My beloved and I took a trip to my hometown of Nashville this week, and while here she asked for a little roadtrip. A few years back, we went to Chattanooga, a small city with a surprising amount of charm. We went back on Tuesday, the 16th, and while there did an exciting thing. I've told most of my friends about it, either by phone or Facebook, but had to email one very close pal who's currently enjoying life in the mountains of Costa Rica, in service to the Peace Corps. The letter turned out nicely, so I'll post it here as record of our Big News:
Hello Mr. Mountain Man,
So Yvonne and I are (as I think I mentioned) in Nashville this week. Besides bumping into your parents, we made an overnight trip to Chattanooga. Why, you ask? What is there to do in Chattanooga, you ask? Let's think:
—Watch otters in the aquarium
—Make train noises at the historic Chattanooga Choo Choo
—Get married at the courthouse
—See Rock City
We skipped three of those four classic attractions, but decided it wouldn't be a trip to Chattanooga without a wedding. So we eloped!
We'd been planning it for six weeks or so, in utmost secrecy. I told my barber and a guy I sat next to on the plane. Yvonne told one coworker, so she'd have someone to dress-shop with. (Funny that women need a pal to go shopping. When I'm buying clothes I prefer to have no one there to witness my humiliation.) We bought rings, booked a minister, and hired a photographer. (Pictures to come soon.) We didn't tell anyone until we got home.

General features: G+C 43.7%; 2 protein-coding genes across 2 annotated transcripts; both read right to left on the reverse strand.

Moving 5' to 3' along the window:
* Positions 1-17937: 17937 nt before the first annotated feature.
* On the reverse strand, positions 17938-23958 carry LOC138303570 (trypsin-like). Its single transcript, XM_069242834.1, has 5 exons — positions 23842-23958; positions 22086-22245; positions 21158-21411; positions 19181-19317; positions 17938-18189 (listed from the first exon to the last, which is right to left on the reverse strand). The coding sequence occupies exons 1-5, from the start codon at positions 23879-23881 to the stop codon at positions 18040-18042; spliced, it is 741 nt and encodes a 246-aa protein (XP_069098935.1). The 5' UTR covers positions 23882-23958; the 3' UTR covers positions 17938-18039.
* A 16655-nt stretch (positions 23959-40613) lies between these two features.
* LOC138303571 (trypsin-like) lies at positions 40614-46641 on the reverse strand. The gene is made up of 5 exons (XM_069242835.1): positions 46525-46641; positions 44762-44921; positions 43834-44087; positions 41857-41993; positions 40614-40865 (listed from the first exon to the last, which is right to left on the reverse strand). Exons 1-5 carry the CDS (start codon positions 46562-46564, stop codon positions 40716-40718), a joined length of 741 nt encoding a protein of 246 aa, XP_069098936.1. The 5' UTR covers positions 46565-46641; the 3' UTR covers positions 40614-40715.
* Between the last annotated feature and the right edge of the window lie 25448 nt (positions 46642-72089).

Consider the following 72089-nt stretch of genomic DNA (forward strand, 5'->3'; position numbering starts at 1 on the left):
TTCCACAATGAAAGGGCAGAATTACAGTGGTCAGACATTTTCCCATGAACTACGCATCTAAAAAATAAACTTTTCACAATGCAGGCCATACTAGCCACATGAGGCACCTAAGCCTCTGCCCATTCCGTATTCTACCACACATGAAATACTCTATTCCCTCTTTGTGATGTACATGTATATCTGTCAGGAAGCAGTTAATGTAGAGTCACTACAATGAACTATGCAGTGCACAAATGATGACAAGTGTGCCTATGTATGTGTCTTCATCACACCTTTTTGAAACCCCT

My parents flipped out, but in a good way. Dad was literally speechless. He just kept saying "Wow!" and "Zowie!" and "I'm just...I'm tickled pink!" Caldwell's very proper, very English girlfriend—who heard me tell him over Skype—burst out, "Holy fuck!" Yvonne's little cousin asked, "So you eloped? Does that mean you're engaged?"
Nope, we're married. Two days now. So far, it's been great!
Although I was nervous driving back from Chattanooga—worrying that my parents and others might be upset that I'd gone off and got married without inviting them to watch—everyone has responded really well. Turns out that if you tell someone something incredibly surprising, you get to see what their most basic reaction is. It's usually pretty amusing. After all, how often do you get to flabberghast someone?
The elopement cost, all told, about $2,400. We could have done it for well less—as little as $300 or so, I think—but we decided to splurge on rings, the photographer and a hotel room, since we weren't racking up any other expenses. I can't imagine a better place to elope than Chattanooga, except perhaps the moon. I'm thinking about writing a pamphlet, and perhaps starting a trend. (New York TImes style section—are you listening?!) If you'd like advice on how to elope, don't hesitate to email me.
Unrelated, but last week I finally got around to adding a bunch of information about my plays to this site. If you want to learn more about my non-journalism work, take a look. I've got excerpts, summaries, all sorts of stuff. If you want to read the whole play, just drop me a line.